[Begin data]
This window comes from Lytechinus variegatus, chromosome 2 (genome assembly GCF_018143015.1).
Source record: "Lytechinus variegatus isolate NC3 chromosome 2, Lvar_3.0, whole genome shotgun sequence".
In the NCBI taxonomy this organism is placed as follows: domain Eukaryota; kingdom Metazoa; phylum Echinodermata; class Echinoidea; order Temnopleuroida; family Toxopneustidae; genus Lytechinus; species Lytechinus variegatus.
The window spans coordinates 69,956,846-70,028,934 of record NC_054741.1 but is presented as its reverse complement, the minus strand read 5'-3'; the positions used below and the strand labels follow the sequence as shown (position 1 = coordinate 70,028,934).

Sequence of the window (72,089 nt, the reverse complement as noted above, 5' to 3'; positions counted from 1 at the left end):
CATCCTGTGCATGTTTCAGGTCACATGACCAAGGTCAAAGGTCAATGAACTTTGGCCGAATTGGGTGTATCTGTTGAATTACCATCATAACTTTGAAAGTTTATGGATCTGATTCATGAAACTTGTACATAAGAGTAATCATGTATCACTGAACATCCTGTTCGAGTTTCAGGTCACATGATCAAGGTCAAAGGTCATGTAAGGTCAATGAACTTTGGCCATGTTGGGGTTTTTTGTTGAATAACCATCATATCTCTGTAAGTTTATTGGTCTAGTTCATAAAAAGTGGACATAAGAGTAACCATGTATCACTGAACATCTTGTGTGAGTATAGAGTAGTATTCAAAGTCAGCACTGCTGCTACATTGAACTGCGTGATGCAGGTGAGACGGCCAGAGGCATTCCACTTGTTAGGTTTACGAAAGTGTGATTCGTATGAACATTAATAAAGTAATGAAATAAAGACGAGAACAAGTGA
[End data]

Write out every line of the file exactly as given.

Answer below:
This window comes from Lytechinus variegatus, chromosome 2 (genome assembly GCF_018143015.1).
Source record: "Lytechinus variegatus isolate NC3 chromosome 2, Lvar_3.0, whole genome shotgun sequence".
In the NCBI taxonomy this organism is placed as follows: domain Eukaryota; kingdom Metazoa; phylum Echinodermata; class Echinoidea; order Temnopleuroida; family Toxopneustidae; genus Lytechinus; species Lytechinus variegatus.
The window spans coordinates 69,956,846-70,028,934 of record NC_054741.1 but is presented as its reverse complement, the minus strand read 5'-3'; the positions used below and the strand labels follow the sequence as shown (position 1 = coordinate 70,028,934).

Sequence of the window (72,089 nt, the reverse complement as noted above, 5' to 3'; positions counted from 1 at the left end):
CATCCTGTGCATGTTTCAGGTCACATGACCAAGGTCAAAGGTCAATGAACTTTGGCCGAATTGGGTGTATCTGTTGAATTACCATCATAACTTTGAAAGTTTATGGATCTGATTCATGAAACTTGTACATAAGAGTAATCATGTATCACTGAACATCCTGTTCGAGTTTCAGGTCACATGATCAAGGTCAAAGGTCATGTAAGGTCAATGAACTTTGGCCATGTTGGGGTTTTTTGTTGAATAACCATCATATCTCTGTAAGTTTATTGGTCTAGTTCATAAAAAGTGGACATAAGAGTAACCATGTATCACTGAACATCTTGTGTGAGTATAGAGTAGTATTCAAAGTCAGCACTGCTGCTACATTGAACTGCGTGATGCAGGTGAGACGGCCAGAGGCATTCCACTTGTTAGGTTTACGAAAGTGTGATTCGTATGAACATTAATAAAGTAATGAAATAAAGACGAGAACAAGTGA